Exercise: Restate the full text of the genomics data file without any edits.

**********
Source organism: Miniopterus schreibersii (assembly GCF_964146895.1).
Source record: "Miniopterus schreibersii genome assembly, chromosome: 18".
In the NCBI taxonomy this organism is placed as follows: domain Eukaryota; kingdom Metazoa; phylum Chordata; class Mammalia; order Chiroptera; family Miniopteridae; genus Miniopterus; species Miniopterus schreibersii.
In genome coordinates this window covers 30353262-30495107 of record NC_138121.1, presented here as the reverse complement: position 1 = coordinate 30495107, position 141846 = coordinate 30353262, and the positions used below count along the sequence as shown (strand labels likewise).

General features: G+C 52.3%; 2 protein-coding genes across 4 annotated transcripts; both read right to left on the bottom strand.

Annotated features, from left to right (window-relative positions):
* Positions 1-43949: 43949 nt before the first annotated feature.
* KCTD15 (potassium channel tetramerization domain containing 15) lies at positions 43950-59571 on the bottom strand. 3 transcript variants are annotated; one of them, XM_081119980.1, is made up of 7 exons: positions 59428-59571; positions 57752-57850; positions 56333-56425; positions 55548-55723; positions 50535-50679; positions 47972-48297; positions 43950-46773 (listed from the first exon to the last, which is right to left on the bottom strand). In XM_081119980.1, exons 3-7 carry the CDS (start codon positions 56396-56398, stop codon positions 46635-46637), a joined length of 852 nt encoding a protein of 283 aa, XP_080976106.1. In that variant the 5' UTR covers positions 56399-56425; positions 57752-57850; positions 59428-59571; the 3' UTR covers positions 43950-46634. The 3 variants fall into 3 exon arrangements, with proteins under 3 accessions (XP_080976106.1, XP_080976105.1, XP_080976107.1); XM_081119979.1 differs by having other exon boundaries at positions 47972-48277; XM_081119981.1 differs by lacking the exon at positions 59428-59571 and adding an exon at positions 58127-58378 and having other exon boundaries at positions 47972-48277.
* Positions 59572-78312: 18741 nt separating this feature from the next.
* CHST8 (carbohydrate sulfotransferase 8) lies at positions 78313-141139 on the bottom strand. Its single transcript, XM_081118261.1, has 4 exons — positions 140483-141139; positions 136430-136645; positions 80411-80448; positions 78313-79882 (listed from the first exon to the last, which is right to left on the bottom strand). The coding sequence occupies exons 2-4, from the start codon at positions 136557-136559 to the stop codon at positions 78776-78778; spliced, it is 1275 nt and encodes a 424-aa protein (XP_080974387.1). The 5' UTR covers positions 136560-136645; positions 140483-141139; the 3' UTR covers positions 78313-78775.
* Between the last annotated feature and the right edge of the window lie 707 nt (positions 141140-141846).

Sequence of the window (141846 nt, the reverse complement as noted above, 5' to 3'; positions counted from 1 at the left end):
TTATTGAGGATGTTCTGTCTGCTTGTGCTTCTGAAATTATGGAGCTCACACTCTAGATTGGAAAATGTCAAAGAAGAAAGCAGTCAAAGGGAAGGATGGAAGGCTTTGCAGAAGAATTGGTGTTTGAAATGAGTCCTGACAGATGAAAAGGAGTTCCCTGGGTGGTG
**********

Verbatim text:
Source organism: Miniopterus schreibersii (assembly GCF_964146895.1).
Source record: "Miniopterus schreibersii genome assembly, chromosome: 18".
In the NCBI taxonomy this organism is placed as follows: domain Eukaryota; kingdom Metazoa; phylum Chordata; class Mammalia; order Chiroptera; family Miniopteridae; genus Miniopterus; species Miniopterus schreibersii.
In genome coordinates this window covers 30353262-30495107 of record NC_138121.1, presented here as the reverse complement: position 1 = coordinate 30495107, position 141846 = coordinate 30353262, and the positions used below count along the sequence as shown (strand labels likewise).

General features: G+C 52.3%; 2 protein-coding genes across 4 annotated transcripts; both read right to left on the bottom strand.

Annotated features, from left to right (window-relative positions):
* Positions 1-43949: 43949 nt before the first annotated feature.
* KCTD15 (potassium channel tetramerization domain containing 15) lies at positions 43950-59571 on the bottom strand. 3 transcript variants are annotated; one of them, XM_081119980.1, is made up of 7 exons: positions 59428-59571; positions 57752-57850; positions 56333-56425; positions 55548-55723; positions 50535-50679; positions 47972-48297; positions 43950-46773 (listed from the first exon to the last, which is right to left on the bottom strand). In XM_081119980.1, exons 3-7 carry the CDS (start codon positions 56396-56398, stop codon positions 46635-46637), a joined length of 852 nt encoding a protein of 283 aa, XP_080976106.1. In that variant the 5' UTR covers positions 56399-56425; positions 57752-57850; positions 59428-59571; the 3' UTR covers positions 43950-46634. The 3 variants fall into 3 exon arrangements, with proteins under 3 accessions (XP_080976106.1, XP_080976105.1, XP_080976107.1); XM_081119979.1 differs by having other exon boundaries at positions 47972-48277; XM_081119981.1 differs by lacking the exon at positions 59428-59571 and adding an exon at positions 58127-58378 and having other exon boundaries at positions 47972-48277.
* Positions 59572-78312: 18741 nt separating this feature from the next.
* CHST8 (carbohydrate sulfotransferase 8) lies at positions 78313-141139 on the bottom strand. Its single transcript, XM_081118261.1, has 4 exons — positions 140483-141139; positions 136430-136645; positions 80411-80448; positions 78313-79882 (listed from the first exon to the last, which is right to left on the bottom strand). The coding sequence occupies exons 2-4, from the start codon at positions 136557-136559 to the stop codon at positions 78776-78778; spliced, it is 1275 nt and encodes a 424-aa protein (XP_080974387.1). The 5' UTR covers positions 136560-136645; positions 140483-141139; the 3' UTR covers positions 78313-78775.
* Between the last annotated feature and the right edge of the window lie 707 nt (positions 141140-141846).

Sequence of the window (141846 nt, the reverse complement as noted above, 5' to 3'; positions counted from 1 at the left end):
TTATTGAGGATGTTCTGTCTGCTTGTGCTTCTGAAATTATGGAGCTCACACTCTAGATTGGAAAATGTCAAAGAAGAAAGCAGTCAAAGGGAAGGATGGAAGGCTTTGCAGAAGAATTGGTGTTTGAAATGAGTCCTGACAGATGAAAAGGAGTTCCCTGGGTGGTG